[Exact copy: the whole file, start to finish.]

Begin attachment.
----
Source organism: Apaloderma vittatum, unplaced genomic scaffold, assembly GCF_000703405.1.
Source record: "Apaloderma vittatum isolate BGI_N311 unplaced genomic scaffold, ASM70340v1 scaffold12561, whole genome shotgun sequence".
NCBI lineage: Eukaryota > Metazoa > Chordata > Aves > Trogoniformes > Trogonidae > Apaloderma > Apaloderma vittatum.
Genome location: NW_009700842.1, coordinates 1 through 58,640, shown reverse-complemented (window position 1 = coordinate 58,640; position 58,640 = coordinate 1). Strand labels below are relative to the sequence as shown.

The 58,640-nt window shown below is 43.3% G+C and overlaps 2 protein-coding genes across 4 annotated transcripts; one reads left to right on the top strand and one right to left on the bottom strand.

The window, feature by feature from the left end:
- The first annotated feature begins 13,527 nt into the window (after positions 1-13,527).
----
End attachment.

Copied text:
Source organism: Apaloderma vittatum, unplaced genomic scaffold, assembly GCF_000703405.1.
Source record: "Apaloderma vittatum isolate BGI_N311 unplaced genomic scaffold, ASM70340v1 scaffold12561, whole genome shotgun sequence".
NCBI lineage: Eukaryota > Metazoa > Chordata > Aves > Trogoniformes > Trogonidae > Apaloderma > Apaloderma vittatum.
Genome location: NW_009700842.1, coordinates 1 through 58,640, shown reverse-complemented (window position 1 = coordinate 58,640; position 58,640 = coordinate 1). Strand labels below are relative to the sequence as shown.

The 58,640-nt window shown below is 43.3% G+C and overlaps 2 protein-coding genes across 4 annotated transcripts; one reads left to right on the top strand and one right to left on the bottom strand.

The window, feature by feature from the left end:
- The first annotated feature begins 13,527 nt into the window (after positions 1-13,527).